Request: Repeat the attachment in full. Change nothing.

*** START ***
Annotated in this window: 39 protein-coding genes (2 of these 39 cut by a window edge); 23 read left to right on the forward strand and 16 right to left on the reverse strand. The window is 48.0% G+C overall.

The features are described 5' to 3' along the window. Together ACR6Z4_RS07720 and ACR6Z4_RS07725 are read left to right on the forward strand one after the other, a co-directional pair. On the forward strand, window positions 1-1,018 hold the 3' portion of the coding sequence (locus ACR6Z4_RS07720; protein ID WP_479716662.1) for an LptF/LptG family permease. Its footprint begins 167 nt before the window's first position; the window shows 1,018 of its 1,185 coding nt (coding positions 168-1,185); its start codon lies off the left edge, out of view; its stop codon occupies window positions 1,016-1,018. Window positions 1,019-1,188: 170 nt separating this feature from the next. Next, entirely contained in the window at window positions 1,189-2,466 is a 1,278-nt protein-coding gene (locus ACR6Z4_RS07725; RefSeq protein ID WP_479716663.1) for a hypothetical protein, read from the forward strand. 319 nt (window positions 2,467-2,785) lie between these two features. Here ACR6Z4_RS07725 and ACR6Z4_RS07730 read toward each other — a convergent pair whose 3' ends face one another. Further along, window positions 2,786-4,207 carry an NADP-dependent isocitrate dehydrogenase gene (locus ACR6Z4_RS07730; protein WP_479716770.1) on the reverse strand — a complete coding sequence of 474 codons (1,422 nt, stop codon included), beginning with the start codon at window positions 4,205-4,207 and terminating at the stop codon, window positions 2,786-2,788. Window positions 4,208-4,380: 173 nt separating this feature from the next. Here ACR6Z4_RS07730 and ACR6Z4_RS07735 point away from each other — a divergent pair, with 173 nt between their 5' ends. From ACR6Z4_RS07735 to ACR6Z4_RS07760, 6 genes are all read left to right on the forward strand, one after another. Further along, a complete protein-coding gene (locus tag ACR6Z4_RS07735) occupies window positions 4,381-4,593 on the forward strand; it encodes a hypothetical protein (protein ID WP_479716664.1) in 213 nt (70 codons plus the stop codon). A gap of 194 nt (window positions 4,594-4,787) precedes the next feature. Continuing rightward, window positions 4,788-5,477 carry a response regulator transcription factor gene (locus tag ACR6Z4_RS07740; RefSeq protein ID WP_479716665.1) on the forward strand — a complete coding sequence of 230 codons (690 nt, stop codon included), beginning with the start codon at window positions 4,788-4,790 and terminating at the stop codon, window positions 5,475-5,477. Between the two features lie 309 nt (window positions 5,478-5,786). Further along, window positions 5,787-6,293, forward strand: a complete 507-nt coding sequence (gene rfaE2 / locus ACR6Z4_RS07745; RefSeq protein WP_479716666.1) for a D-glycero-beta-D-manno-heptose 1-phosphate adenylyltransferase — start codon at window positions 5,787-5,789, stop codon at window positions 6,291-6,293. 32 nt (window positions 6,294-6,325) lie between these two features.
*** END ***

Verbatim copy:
Annotated in this window: 39 protein-coding genes (2 of these 39 cut by a window edge); 23 read left to right on the forward strand and 16 right to left on the reverse strand. The window is 48.0% G+C overall.

The features are described 5' to 3' along the window. Together ACR6Z4_RS07720 and ACR6Z4_RS07725 are read left to right on the forward strand one after the other, a co-directional pair. On the forward strand, window positions 1-1,018 hold the 3' portion of the coding sequence (locus ACR6Z4_RS07720; protein ID WP_479716662.1) for an LptF/LptG family permease. Its footprint begins 167 nt before the window's first position; the window shows 1,018 of its 1,185 coding nt (coding positions 168-1,185); its start codon lies off the left edge, out of view; its stop codon occupies window positions 1,016-1,018. Window positions 1,019-1,188: 170 nt separating this feature from the next. Next, entirely contained in the window at window positions 1,189-2,466 is a 1,278-nt protein-coding gene (locus ACR6Z4_RS07725; RefSeq protein ID WP_479716663.1) for a hypothetical protein, read from the forward strand. 319 nt (window positions 2,467-2,785) lie between these two features. Here ACR6Z4_RS07725 and ACR6Z4_RS07730 read toward each other — a convergent pair whose 3' ends face one another. Further along, window positions 2,786-4,207 carry an NADP-dependent isocitrate dehydrogenase gene (locus ACR6Z4_RS07730; protein WP_479716770.1) on the reverse strand — a complete coding sequence of 474 codons (1,422 nt, stop codon included), beginning with the start codon at window positions 4,205-4,207 and terminating at the stop codon, window positions 2,786-2,788. Window positions 4,208-4,380: 173 nt separating this feature from the next. Here ACR6Z4_RS07730 and ACR6Z4_RS07735 point away from each other — a divergent pair, with 173 nt between their 5' ends. From ACR6Z4_RS07735 to ACR6Z4_RS07760, 6 genes are all read left to right on the forward strand, one after another. Further along, a complete protein-coding gene (locus tag ACR6Z4_RS07735) occupies window positions 4,381-4,593 on the forward strand; it encodes a hypothetical protein (protein ID WP_479716664.1) in 213 nt (70 codons plus the stop codon). A gap of 194 nt (window positions 4,594-4,787) precedes the next feature. Continuing rightward, window positions 4,788-5,477 carry a response regulator transcription factor gene (locus tag ACR6Z4_RS07740; RefSeq protein ID WP_479716665.1) on the forward strand — a complete coding sequence of 230 codons (690 nt, stop codon included), beginning with the start codon at window positions 4,788-4,790 and terminating at the stop codon, window positions 5,475-5,477. Between the two features lie 309 nt (window positions 5,478-5,786). Further along, window positions 5,787-6,293, forward strand: a complete 507-nt coding sequence (gene rfaE2 / locus ACR6Z4_RS07745; RefSeq protein WP_479716666.1) for a D-glycero-beta-D-manno-heptose 1-phosphate adenylyltransferase — start codon at window positions 5,787-5,789, stop codon at window positions 6,291-6,293. 32 nt (window positions 6,294-6,325) lie between these two features.